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Memorable Matches: Everton 6-2 Sunderland (November 2015)

Goalscorers: Gerard Deulofeu 19, Arouna Kone 31, 62, 76, Jermain Defoe 45, Steven Fletcher 50, Sebastian Coates 55 OG, Romelu Lukaku 60

Teams:

Everton: Tim Howard, Seamus Coleman, Ramiro Funes Mori, Bryan Oviedo (Brendan Galloway 25), John Stones, Gareth Barry, James McCarthy, Ross Barkley, Gerard Deulofeu (Kevin Mirallas 65), Arouna Kone, Romelu Lukaku (Leon Osman 78)

Sunderland: Costel Pantilimon, Wes Brown, Sebastian Coates, Billy Jones, Patrick van Aanholt, DeAndre Yedlin (Sebastian Larsson 64), Lee Cattermole (Jack Rodwell 38), Yann M’Vila, Adam Johnson, Jermain Defoe, Steven Fletcher (Duncan Watmore 75)

Referee: Andre Marriner, Attendance: 36,617

Everton came into this match against Sunderland needing to find some consistency in the Premier League. Roberto Martinez’s side were one of the best counter-attacking teams in the division but were struggling to put teams away. Sunderland were coming off the back of a morale-boosting Tyne & Wear Derby victory seven days earlier. This was Everton’s first home match since the funeral of their most successful manager, Howard Kendall and in his memory, both teams put in a magical match.

It was Sunderland who made the brighter start and on his recall to the side, Patrick van Aanholt was desperately unlucky after just three minutes, striking the post. The visitors continued to do the early pressing with Tim Howard making quick saves to deny Jermain Defoe and Steven Fletcher, whilst the woodwork saved the home side from going behind for a second time. On 19 minutes, the Toffees were infront. Gerard Deulofeu scored his first goal since returning to the club from Barcelona. Arouna Kone’s excellent pass found him in space and he calmly slotted the ball into the net.

Kone doubled the lead with his third goal of the season just past the half-hour. Exchanging passes with strike partner Romelu Lukaku, Kone’s left-footed drive found the roof of the net. Right on the stroke of half-time though, Sunderland got back into the game. Sebastian Coates’ long-ball found Defoe who was braver to win the challenge against John Stones. He showed great composure to avoid Ramiro Funes Mori’s sliding tackle and via a deflection off Stones, his shot beat Howard.

Sunderland deservedly levelled the scores five minutes into the second half. Van Aanholt’s right-footed cross was inch-perfect and Fletcher wanted it more than Funes Mori, planting his header into the bottom corner of the net. There always looked like more goals would come and Everton regained their lead on 55 minutes. Deulofeu’s teasing ball into the box was diverted into his own net by Uruguayan defender Coates, who was attempting to stop Lukaku from reaching the cross.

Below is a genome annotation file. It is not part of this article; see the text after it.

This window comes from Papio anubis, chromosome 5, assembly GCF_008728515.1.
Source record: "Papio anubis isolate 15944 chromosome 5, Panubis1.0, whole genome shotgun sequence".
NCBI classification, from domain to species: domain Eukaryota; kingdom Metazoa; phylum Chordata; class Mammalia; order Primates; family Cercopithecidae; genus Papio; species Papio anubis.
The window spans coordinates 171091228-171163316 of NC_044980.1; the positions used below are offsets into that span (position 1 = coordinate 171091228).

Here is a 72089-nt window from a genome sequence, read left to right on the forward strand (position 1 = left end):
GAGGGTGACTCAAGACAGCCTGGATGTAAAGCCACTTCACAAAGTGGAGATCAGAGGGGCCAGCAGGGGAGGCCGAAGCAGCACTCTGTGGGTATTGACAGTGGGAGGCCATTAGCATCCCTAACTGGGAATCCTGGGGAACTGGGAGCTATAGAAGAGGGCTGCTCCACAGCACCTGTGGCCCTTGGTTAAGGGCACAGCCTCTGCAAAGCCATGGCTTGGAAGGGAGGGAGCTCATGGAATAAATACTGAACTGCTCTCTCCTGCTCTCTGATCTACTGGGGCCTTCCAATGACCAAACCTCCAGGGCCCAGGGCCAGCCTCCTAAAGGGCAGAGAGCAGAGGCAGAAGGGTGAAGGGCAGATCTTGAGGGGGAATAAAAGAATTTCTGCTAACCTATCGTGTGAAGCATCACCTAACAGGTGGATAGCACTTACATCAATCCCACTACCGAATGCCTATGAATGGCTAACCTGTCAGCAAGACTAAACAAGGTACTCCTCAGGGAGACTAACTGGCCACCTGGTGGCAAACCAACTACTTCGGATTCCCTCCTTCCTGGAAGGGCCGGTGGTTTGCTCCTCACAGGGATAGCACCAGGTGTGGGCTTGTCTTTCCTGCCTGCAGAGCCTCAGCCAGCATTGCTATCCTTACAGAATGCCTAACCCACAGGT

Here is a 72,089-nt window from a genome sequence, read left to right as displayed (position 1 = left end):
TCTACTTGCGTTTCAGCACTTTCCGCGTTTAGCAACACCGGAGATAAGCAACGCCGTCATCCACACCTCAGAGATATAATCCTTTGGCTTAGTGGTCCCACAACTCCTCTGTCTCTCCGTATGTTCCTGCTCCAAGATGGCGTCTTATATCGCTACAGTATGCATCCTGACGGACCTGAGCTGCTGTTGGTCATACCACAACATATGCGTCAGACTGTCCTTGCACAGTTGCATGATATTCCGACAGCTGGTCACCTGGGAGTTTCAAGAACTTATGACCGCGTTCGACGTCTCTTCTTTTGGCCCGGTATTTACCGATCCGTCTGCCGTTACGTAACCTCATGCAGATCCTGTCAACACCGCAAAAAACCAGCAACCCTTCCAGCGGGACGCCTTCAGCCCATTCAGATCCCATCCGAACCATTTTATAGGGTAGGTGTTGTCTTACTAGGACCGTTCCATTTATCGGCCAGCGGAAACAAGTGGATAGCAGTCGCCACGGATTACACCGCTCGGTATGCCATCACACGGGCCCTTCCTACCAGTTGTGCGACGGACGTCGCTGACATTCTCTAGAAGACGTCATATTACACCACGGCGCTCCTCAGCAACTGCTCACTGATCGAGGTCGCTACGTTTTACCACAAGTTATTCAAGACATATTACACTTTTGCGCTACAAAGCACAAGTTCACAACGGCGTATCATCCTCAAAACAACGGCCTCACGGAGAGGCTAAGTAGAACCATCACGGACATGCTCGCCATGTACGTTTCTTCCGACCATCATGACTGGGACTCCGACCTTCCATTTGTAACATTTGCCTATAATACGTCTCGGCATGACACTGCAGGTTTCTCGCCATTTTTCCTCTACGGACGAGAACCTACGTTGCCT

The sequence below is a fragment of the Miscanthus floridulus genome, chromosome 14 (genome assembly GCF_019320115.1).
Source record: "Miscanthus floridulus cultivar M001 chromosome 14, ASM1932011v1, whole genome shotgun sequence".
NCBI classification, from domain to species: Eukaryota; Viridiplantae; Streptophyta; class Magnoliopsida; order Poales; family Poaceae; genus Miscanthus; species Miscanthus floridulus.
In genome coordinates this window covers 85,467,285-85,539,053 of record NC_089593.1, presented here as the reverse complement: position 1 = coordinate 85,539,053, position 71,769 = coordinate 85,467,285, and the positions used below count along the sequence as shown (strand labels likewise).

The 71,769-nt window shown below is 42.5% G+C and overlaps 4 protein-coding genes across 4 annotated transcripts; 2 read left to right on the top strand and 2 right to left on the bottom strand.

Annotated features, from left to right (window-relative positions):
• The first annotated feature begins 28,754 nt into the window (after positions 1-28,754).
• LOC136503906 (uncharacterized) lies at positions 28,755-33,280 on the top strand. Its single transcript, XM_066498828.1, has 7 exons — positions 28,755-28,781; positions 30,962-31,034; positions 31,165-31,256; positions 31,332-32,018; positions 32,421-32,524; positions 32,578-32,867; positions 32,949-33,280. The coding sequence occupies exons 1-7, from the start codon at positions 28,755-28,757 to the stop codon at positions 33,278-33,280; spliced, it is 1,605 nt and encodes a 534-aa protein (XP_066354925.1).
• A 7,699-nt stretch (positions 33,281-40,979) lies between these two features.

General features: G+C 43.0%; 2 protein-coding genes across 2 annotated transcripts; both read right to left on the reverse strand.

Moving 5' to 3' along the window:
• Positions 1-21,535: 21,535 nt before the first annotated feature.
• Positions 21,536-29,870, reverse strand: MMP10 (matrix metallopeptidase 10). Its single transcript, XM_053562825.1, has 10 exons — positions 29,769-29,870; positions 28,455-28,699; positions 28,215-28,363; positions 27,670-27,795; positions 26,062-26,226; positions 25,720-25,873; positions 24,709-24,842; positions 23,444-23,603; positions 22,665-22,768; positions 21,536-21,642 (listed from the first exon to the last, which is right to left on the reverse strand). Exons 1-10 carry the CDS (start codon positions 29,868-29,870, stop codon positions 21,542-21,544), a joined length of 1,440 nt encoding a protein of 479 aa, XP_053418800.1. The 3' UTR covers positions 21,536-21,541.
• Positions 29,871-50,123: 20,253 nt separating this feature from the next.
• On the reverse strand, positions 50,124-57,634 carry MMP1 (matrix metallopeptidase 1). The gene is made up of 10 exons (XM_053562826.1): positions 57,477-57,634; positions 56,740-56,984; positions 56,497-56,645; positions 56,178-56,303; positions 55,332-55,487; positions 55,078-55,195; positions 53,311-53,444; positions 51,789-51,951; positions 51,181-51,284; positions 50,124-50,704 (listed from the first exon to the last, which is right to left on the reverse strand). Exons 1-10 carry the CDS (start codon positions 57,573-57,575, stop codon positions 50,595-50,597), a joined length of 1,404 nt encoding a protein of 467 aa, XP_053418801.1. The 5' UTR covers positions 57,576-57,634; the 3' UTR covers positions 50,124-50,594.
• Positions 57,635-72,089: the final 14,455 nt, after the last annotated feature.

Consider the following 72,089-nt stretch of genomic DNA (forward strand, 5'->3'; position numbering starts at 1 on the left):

Deulofeu was having a brilliant game, despite being booked for a daft dive. His superb pass on the hour mark found Lukaku who sped past Wes Brown and the Belgian rounded Costel Pantilimon to register his fourth goal in his last five matches.

Sunderland’s ambition had now caught up with them. James McCarthy’s devastating reverse pass found Kone and the striker found the net for his second of the afternoon. Everton had now scored three goals in the space of seven second half minutes. There was still time for Kone to complete his hat-trick. Lukaku’s brilliant ball into the six-yard box found the head of Kone who scored his first treble for Everton and became one of the more unlikely hat-trick heroes in Premier League history. He deserved it for an all-round action performance.

Sunderland did gain revenge later in the season with a 3-0 victory over the Toffees in May which ensured their Premier League safety and condemned Roberto Martinez to the sack. This though was Everton and Arouna Kone’s day on a goal-filled afternoon.

Great Goals: Antonio Valencia – MANCHESTER UNITED vs. Everton (September 2017)

In his heyday, Antonio Valencia was a flying right winger but he has been successfully converted into a fine right-back by Manchester United manager Jose Mourinho. In September 2017, he unleashed a reminder of his previous qualities with a stunning volley at home to Everton.

Just less than four minutes had been played when Valencia smashed a shot into the top corner of Jordan Pickford’s net from the edge of the area after being picked out delightfully by Nemanja Matic. His shot was measured at 104km/h. No goalkeeper was getting anywhere near this effort.

Manchester United won the match 4-0. Wayne Rooney’s first return to Old Trafford since his summer departure had been completely put in the shade by Valencia’s first-class goal.

 

Premier League Rewind: 24th-26th November 2017

Results: West Ham United 1-1 Leicester City, Crystal Palace 2-1 Stoke City, Manchester United 1-0 Brighton & Hove Albion, Newcastle United 0-3 Watford, Swansea City 0-0 AFC Bournemouth, Tottenham Hotspur 1-1 West Bromwich Albion, Liverpool FC 1-1 Chelsea, Southampton 4-1 Everton, Burnley 0-1 Arsenal, Huddersfield Town 1-2 Manchester City

By the end of November 2017, Manchester City were looking absolutely unstoppable. Eight points clear at the start of the weekend, that figure remained intact for Pep Guardiola’s men but only after they survived a major scare away at Huddersfield Town.